January 06, 2020

Salt Lake City School District counselor advocates for educational equity

Salt Lake City School District counselor advocates for educational equity
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by Atticus Agustin

Poplar Grove resident, Mike Harman, has an impressive track record helping homeless and unaccompanied youth access education as the Homeless Education Liaison for the Salt Lake City School District for the past 11 years.

He is also revered for the work he has done in other capacities to advocate for public education and further opportunity for disadvantaged students. 

Harman has been with the Salt Lake City School District for 21 years. His first 10 years were as an elementary school counselor. His current stint as the Homeless Liaison was originally a one-year contract, but the previous holder of the position accepted employment elsewhere, so he stayed. 

In addition to his position, he has served 12 years on the Salt Lake Education Association Executive Board, three years on the UEA Board of Directors, three years as vice president of the Salt Lake Education Association, and currently serves as the executive board liaison for the Salt Lake Teachers Association Political Action Committee.  

In 2018, Harman received the Reg Weaver Human and Civil Rights Award from the National Education Association for his work to end homelessness through education.

Harman’s determination to help students reach their full potential and realize that homelessness is not an identification of an individual but simply a situation, is why he enjoys the work he does. 

Harman says part of his job is to “remove barriers to attending school.” This includes navigating paperwork that requires a parent or legal guardian’s signature for unaccompanied minors, helping students access Advanced Placement courses and extracurricular activities, and providing transportation assistance.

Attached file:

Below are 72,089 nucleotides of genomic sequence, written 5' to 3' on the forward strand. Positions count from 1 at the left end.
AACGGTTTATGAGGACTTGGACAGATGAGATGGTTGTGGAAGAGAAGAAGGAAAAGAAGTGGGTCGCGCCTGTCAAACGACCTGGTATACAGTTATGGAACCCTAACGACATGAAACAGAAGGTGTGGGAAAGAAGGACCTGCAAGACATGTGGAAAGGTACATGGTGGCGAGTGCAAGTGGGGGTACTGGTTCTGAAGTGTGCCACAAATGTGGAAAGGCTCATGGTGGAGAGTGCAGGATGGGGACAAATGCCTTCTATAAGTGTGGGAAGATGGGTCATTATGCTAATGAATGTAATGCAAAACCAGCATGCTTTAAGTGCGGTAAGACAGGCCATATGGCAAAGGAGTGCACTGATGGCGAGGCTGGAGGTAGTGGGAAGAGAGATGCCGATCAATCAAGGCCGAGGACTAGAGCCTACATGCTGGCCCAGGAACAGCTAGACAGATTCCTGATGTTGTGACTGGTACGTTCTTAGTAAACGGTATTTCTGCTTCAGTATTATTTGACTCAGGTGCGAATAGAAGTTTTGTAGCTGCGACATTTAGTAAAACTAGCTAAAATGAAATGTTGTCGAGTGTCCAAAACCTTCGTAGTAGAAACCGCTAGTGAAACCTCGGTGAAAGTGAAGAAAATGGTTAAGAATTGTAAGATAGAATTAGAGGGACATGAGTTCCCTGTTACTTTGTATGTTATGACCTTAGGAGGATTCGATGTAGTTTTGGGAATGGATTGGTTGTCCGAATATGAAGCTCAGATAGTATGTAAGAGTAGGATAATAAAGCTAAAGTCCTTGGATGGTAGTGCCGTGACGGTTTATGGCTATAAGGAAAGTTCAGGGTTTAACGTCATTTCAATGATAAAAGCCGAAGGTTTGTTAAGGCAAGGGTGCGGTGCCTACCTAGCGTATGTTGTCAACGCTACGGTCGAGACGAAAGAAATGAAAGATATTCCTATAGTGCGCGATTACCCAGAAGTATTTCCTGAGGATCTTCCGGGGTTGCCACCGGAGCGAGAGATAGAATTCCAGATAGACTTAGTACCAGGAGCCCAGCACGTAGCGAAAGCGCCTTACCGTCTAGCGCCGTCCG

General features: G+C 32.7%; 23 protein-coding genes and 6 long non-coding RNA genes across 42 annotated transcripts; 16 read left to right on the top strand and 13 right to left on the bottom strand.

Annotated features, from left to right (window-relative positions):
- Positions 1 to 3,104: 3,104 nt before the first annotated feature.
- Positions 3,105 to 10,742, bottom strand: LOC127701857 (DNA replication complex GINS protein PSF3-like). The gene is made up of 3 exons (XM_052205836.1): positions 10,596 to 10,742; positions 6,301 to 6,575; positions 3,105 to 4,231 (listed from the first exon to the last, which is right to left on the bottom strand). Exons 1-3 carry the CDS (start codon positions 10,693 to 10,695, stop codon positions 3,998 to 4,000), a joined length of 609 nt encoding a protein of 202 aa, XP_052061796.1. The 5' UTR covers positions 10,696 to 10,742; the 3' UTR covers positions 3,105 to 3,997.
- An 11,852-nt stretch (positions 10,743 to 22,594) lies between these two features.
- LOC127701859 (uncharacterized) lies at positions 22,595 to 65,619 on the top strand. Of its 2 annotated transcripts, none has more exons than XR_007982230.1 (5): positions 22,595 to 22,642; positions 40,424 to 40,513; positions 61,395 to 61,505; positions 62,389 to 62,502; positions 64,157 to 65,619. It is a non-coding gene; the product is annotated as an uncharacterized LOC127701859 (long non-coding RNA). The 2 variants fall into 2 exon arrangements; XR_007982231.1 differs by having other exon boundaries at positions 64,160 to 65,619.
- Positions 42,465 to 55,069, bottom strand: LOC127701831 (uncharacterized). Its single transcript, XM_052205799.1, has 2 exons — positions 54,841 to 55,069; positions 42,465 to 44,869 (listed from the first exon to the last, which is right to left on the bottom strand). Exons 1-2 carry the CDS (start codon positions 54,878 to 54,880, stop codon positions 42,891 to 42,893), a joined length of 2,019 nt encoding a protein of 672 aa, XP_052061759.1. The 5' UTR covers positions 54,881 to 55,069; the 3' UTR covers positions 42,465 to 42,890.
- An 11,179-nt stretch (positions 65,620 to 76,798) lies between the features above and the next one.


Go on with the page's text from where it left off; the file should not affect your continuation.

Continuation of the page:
Harman has also worked for many years leading Neighborhood House’s SOAR II Program (Summer Outdoor Activities and Recreation), which is a summer program established in 1996 for seventh and eighth graders. Students who have excelled academically and have made good choices are eligible, pending an interview and referral process. 

This nine-week program’s aim is to foster a spirit of community service, while providing enriching and fun experiences for underprivileged youths.

Supported by the George S. and Dolores Doré Eccles Foundation, the SOAR II summer program includes activities such as hiking, bowling, paddle boarding and trips to southern Utah, and even Washington D.C.

In his position with the district, Harman works closely with a policy passed by Congress to reduce homelessness – the McKinney-Vento Homeless Assistance Act of 1987, which was signed into law by President Ronald Reagan “to protect children’s rights.” There are four funding sources for the Mckinney-Vento Homeless Act: federal grants, Title I money, property tax, and donations. 

Harman said that LGBTQ+ youths are a significant demographic of those unaccompanied and homeless student groups. 

“They are not comfortable at home or are not allowed to stay because of conflicting values with their parents or guardians.” Harman says he has seen an increase of homeless and unaccompanied youth. “Times are getting harder, especially since so many people want to stay in Salt Lake City.”

Harman realizes that excessive bureaucratic red tape and long, complicated procedures make the situation more difficult for homeless youth. 

“We have had a better time educating district employees to prioritize the students to get them into school … when in doubt about eligibility, just fill out the McKinney-Vento Form.”

Some of the students Mike has counseled have gone on to attend college, and secure jobs such as an attorney and dispatcher. “Not every student is going to go to college, and that’s okay. But I want people to have options in order to be successful,” he said. 

Harman stresses the importance of being involved at the community level. His advice to homeless and unaccompanied youths remains reassuring: “There are resources. Find that person you can trust, whether it be a faculty member or a custodian.”

Mike Harman gave assistance to Atticus (the author of this story) when he and his sister were unaccompanied students at West High School after their parents returned to their country of origin.